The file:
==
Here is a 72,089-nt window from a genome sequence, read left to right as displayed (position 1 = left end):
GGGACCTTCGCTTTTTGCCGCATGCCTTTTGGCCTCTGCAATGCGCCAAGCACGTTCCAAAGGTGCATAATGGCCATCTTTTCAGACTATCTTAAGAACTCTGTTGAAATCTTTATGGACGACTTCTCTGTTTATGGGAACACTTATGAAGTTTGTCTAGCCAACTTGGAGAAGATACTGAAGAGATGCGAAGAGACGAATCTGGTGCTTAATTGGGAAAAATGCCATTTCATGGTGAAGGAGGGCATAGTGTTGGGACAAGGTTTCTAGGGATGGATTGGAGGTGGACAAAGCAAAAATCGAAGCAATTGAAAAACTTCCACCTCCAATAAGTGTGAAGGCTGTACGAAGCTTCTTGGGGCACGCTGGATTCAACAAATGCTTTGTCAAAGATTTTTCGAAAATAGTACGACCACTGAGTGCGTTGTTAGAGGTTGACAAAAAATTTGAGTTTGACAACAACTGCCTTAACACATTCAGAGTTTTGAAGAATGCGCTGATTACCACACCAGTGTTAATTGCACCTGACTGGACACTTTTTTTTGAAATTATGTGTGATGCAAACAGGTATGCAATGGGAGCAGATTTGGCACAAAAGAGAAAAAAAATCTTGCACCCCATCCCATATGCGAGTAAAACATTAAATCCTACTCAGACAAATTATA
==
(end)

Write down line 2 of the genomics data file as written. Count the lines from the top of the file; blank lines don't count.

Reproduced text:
GGGACCTTCGCTTTTTGCCGCATGCCTTTTGGCCTCTGCAATGCGCCAAGCACGTTCCAAAGGTGCATAATGGCCATCTTTTCAGACTATCTTAAGAACTCTGTTGAAATCTTTATGGACGACTTCTCTGTTTATGGGAACACTTATGAAGTTTGTCTAGCCAACTTGGAGAAGATACTGAAGAGATGCGAAGAGACGAATCTGGTGCTTAATTGGGAAAAATGCCATTTCATGGTGAAGGAGGGCATAGTGTTGGGACAAGGTTTCTAGGGATGGATTGGAGGTGGACAAAGCAAAAATCGAAGCAATTGAAAAACTTCCACCTCCAATAAGTGTGAAGGCTGTACGAAGCTTCTTGGGGCACGCTGGATTCAACAAATGCTTTGTCAAAGATTTTTCGAAAATAGTACGACCACTGAGTGCGTTGTTAGAGGTTGACAAAAAATTTGAGTTTGACAACAACTGCCTTAACACATTCAGAGTTTTGAAGAATGCGCTGATTACCACACCAGTGTTAATTGCACCTGACTGGACACTTTTTTTTGAAATTATGTGTGATGCAAACAGGTATGCAATGGGAGCAGATTTGGCACAAAAGAGAAAAAAAATCTTGCACCCCATCCCATATGCGAGTAAAACATTAAATCCTACTCAGACAAATTATA